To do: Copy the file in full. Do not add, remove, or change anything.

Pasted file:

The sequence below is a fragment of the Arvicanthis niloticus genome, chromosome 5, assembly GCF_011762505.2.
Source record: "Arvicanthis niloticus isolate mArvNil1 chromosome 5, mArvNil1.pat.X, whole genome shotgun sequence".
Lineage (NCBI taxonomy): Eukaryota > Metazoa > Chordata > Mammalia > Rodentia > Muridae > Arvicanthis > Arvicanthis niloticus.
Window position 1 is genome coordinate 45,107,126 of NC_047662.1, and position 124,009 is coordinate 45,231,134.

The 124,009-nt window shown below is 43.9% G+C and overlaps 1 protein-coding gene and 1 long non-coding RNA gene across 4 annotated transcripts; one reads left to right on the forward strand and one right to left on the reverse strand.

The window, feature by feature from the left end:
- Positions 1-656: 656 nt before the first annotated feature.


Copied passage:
The sequence below is a fragment of the Arvicanthis niloticus genome, chromosome 5, assembly GCF_011762505.2.
Source record: "Arvicanthis niloticus isolate mArvNil1 chromosome 5, mArvNil1.pat.X, whole genome shotgun sequence".
Lineage (NCBI taxonomy): Eukaryota > Metazoa > Chordata > Mammalia > Rodentia > Muridae > Arvicanthis > Arvicanthis niloticus.
Window position 1 is genome coordinate 45,107,126 of NC_047662.1, and position 124,009 is coordinate 45,231,134.

The 124,009-nt window shown below is 43.9% G+C and overlaps 1 protein-coding gene and 1 long non-coding RNA gene across 4 annotated transcripts; one reads left to right on the forward strand and one right to left on the reverse strand.

The window, feature by feature from the left end:
- Positions 1-656: 656 nt before the first annotated feature.